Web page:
This forms part of a larger project which the RSA is working on, looking at the opportunities and challenges for ‘place development’ – of importance in a political and public services landscape of regionalisation and localism and expectation of ever greater value for money for public investment. The historic environment (to give heritage it’s policy-world moniker) is under pressure, and is regularly flagged as being under-resourced and at risk, so the Heritage Index data is a useful tool in terms of reanalysing and reconceptualising the role of heritage assets within our living environment. The work has thrown up some interesting initial findings – which at first may seem counter-intuitive, but perhaps when reflected upon, were staring us in the face. Areas with high levels of heritage assets don’t always have high levels of engagement with those assets, and areas suffering from deprivation with low density of heritage assets to access may actually have higher levels of engagement. There is of course variability across the country and the methodology can be pored over for what it does and doesn’t do – but nonetheless, it does show the potential for arguments of what heritage can potentially do within communities.
The Index also brings to the fore the use of proxy measures – useful at a time when in Scotland, discussion has come round again on whether the Scotland Performs framework indicator for heritage – the state of Category A Listed Buildings at Risk (equivalent to Grade I in England) – is suitable to act as a measure of the state of the historic environment. Proxy measures are liked and disliked in equal measure, and care must be taken with them – but it does not mean that they cannot raise interesting analytical results and dialogue – as has happened with the Index.
The publication and commitment to continue to support the development and evolution of the Index is welcome, and I’ll take this opportunity to sound like a broken record (stuck in the same groove for over a decade, since I assisted with the creation of Heritage Counts as an evolution from the Heritage Monitor produced by the English Tourism Council (now VisitEngland)), flagging the need for a heritage observatory function to pull together the large amounts of data and grey literature which can add to the evidence base for the role of the historic environment in society.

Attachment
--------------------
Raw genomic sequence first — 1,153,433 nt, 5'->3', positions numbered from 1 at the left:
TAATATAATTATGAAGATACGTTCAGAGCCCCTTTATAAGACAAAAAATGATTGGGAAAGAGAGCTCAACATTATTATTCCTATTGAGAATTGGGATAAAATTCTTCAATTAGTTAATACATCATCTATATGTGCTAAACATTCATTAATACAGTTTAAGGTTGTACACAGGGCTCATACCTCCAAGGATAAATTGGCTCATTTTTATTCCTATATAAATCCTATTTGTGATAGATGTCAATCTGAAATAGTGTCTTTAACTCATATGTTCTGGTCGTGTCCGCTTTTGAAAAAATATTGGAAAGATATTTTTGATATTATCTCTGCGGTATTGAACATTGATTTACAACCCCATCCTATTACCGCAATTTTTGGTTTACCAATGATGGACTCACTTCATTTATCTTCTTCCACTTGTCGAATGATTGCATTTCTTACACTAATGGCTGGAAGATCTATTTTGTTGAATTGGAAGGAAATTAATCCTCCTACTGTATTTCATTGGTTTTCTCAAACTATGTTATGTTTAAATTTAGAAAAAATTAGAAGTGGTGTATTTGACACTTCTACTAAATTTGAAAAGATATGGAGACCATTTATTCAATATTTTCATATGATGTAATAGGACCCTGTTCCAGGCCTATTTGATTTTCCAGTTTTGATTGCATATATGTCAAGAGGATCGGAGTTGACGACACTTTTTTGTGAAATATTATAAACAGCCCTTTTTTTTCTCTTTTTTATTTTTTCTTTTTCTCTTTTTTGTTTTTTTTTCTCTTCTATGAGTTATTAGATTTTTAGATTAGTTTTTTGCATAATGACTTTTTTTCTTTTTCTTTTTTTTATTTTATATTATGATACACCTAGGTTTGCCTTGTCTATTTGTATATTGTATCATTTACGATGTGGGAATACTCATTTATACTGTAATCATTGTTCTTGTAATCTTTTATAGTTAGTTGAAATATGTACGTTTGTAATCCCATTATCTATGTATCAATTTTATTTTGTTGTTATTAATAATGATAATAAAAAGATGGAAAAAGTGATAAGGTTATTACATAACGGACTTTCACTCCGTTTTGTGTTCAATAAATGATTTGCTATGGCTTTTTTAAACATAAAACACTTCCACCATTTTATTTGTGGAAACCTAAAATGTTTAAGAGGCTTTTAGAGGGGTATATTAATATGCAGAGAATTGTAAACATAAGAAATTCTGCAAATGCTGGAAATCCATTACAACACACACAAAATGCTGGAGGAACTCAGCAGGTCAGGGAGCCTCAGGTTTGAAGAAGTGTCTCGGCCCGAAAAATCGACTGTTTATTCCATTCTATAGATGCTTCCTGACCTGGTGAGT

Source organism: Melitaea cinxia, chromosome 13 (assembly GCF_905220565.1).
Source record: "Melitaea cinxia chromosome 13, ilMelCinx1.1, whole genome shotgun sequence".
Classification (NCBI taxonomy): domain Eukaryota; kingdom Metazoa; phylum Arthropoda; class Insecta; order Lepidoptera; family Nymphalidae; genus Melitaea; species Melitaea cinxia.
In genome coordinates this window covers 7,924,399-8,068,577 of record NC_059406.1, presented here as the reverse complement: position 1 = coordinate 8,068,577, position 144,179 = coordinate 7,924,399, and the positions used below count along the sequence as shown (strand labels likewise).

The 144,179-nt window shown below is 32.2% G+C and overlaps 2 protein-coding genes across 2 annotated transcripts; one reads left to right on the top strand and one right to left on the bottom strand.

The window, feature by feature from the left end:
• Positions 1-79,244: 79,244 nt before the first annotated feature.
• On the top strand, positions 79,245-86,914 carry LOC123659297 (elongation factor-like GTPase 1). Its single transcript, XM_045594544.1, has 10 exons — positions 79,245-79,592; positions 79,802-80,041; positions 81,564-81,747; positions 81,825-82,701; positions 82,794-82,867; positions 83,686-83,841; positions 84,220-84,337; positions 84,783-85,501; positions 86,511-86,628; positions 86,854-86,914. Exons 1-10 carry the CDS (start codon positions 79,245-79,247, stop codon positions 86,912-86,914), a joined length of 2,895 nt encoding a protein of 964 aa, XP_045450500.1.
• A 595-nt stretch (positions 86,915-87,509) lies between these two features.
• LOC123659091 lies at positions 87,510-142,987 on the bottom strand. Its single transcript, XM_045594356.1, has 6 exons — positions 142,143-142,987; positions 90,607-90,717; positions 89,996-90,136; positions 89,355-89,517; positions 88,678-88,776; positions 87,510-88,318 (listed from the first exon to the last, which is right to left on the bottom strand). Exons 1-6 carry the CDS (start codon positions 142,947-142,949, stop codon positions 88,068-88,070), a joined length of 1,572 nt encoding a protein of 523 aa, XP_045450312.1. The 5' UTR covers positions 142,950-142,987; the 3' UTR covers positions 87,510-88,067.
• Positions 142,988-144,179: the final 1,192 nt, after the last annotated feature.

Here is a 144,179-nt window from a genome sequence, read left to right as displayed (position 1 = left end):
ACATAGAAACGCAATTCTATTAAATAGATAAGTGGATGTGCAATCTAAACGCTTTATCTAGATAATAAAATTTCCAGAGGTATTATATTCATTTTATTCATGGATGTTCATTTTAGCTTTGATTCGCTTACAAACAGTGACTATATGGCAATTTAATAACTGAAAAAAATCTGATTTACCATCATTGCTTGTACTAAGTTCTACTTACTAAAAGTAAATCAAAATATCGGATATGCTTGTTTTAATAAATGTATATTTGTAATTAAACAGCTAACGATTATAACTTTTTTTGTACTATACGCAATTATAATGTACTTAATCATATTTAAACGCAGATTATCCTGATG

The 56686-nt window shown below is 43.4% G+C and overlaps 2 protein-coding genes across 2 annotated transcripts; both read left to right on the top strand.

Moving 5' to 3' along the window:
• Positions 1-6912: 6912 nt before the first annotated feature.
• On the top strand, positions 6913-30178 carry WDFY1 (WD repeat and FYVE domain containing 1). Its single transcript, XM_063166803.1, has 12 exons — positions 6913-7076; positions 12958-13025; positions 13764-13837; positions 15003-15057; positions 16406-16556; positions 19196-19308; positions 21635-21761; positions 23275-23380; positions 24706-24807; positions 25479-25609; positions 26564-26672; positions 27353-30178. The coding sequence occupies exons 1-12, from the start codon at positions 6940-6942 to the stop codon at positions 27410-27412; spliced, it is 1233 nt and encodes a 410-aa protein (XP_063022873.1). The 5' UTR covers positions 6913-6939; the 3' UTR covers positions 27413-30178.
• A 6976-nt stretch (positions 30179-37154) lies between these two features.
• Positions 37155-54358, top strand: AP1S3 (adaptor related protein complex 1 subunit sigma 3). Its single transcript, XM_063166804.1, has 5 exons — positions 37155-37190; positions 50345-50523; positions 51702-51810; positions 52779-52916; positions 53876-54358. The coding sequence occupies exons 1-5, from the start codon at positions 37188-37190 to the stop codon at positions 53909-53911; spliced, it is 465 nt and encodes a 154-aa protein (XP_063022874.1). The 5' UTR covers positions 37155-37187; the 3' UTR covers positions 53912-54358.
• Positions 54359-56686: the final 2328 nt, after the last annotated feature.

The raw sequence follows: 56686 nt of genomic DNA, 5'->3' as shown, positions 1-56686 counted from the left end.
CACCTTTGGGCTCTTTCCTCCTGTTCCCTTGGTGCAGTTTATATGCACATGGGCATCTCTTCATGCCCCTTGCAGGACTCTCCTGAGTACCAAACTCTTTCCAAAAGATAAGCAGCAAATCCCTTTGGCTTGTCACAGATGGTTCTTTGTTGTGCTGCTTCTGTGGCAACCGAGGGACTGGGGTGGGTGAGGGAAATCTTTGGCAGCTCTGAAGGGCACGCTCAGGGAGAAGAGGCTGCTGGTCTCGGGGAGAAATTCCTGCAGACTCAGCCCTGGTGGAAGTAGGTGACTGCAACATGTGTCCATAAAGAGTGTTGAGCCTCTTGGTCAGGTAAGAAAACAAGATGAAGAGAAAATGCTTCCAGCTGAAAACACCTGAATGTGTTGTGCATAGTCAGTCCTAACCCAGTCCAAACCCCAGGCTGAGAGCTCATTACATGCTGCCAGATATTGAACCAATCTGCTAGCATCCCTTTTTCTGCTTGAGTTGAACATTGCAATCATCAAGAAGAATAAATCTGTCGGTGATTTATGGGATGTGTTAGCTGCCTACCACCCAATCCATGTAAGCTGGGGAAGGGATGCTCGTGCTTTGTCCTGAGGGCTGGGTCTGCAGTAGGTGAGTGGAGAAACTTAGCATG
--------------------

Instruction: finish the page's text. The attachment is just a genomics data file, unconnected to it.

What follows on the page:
A debate was held at the RSA last week, entitled ‘Why heritage is our future‘ to explore issues associated with the Index, and enable commentary on the links between communities and their historic environment. What was noticeable throughout the debate, which was lively and interesting, was the lack of consideration of heritage organisations themselves (apart from the HLF which was represented at the debate by the Head of Research and Evaluation, Gareth Maeer). This was surprising to me – having spent much of my professional life working with the inner machinery of conservation agencies, heritage NGOs and policy analysis. Perhaps these organisations aren’t as visible or at the front of the mind of people engaging with heritage as much as we think within community settings? This is something I need to explore further.